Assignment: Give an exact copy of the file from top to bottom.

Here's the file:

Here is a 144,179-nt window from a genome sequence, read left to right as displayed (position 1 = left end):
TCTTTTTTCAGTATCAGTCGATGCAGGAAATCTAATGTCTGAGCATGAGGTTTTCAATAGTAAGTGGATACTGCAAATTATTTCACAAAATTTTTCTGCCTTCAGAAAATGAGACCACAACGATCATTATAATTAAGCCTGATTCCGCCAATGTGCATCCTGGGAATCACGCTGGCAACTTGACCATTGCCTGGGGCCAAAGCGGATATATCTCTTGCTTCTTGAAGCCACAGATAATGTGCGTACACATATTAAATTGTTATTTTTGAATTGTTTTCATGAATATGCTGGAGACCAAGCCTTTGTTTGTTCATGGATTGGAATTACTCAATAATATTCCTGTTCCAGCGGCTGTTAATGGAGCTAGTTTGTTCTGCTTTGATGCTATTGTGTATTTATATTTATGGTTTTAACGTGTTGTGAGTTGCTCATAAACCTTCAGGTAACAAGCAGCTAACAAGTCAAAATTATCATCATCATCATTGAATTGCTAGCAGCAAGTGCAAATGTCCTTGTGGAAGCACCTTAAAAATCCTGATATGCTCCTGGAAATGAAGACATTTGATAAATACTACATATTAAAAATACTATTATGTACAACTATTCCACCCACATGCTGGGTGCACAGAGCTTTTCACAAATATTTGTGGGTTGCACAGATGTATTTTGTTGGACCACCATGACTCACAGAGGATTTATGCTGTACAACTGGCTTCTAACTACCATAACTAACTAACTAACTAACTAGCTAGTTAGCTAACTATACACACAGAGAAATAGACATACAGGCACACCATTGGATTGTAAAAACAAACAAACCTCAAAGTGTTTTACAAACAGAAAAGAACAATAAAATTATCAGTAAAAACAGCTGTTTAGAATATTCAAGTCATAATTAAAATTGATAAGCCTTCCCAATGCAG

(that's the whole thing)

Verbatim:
Here is a 144,179-nt window from a genome sequence, read left to right as displayed (position 1 = left end):
TCTTTTTTCAGTATCAGTCGATGCAGGAAATCTAATGTCTGAGCATGAGGTTTTCAATAGTAAGTGGATACTGCAAATTATTTCACAAAATTTTTCTGCCTTCAGAAAATGAGACCACAACGATCATTATAATTAAGCCTGATTCCGCCAATGTGCATCCTGGGAATCACGCTGGCAACTTGACCATTGCCTGGGGCCAAAGCGGATATATCTCTTGCTTCTTGAAGCCACAGATAATGTGCGTACACATATTAAATTGTTATTTTTGAATTGTTTTCATGAATATGCTGGAGACCAAGCCTTTGTTTGTTCATGGATTGGAATTACTCAATAATATTCCTGTTCCAGCGGCTGTTAATGGAGCTAGTTTGTTCTGCTTTGATGCTATTGTGTATTTATATTTATGGTTTTAACGTGTTGTGAGTTGCTCATAAACCTTCAGGTAACAAGCAGCTAACAAGTCAAAATTATCATCATCATCATTGAATTGCTAGCAGCAAGTGCAAATGTCCTTGTGGAAGCACCTTAAAAATCCTGATATGCTCCTGGAAATGAAGACATTTGATAAATACTACATATTAAAAATACTATTATGTACAACTATTCCACCCACATGCTGGGTGCACAGAGCTTTTCACAAATATTTGTGGGTTGCACAGATGTATTTTGTTGGACCACCATGACTCACAGAGGATTTATGCTGTACAACTGGCTTCTAACTACCATAACTAACTAACTAACTAACTAGCTAGTTAGCTAACTATACACACAGAGAAATAGACATACAGGCACACCATTGGATTGTAAAAACAAACAAACCTCAAAGTGTTTTACAAACAGAAAAGAACAATAAAATTATCAGTAAAAACAGCTGTTTAGAATATTCAAGTCATAATTAAAATTGATAAGCCTTCCCAATGCAG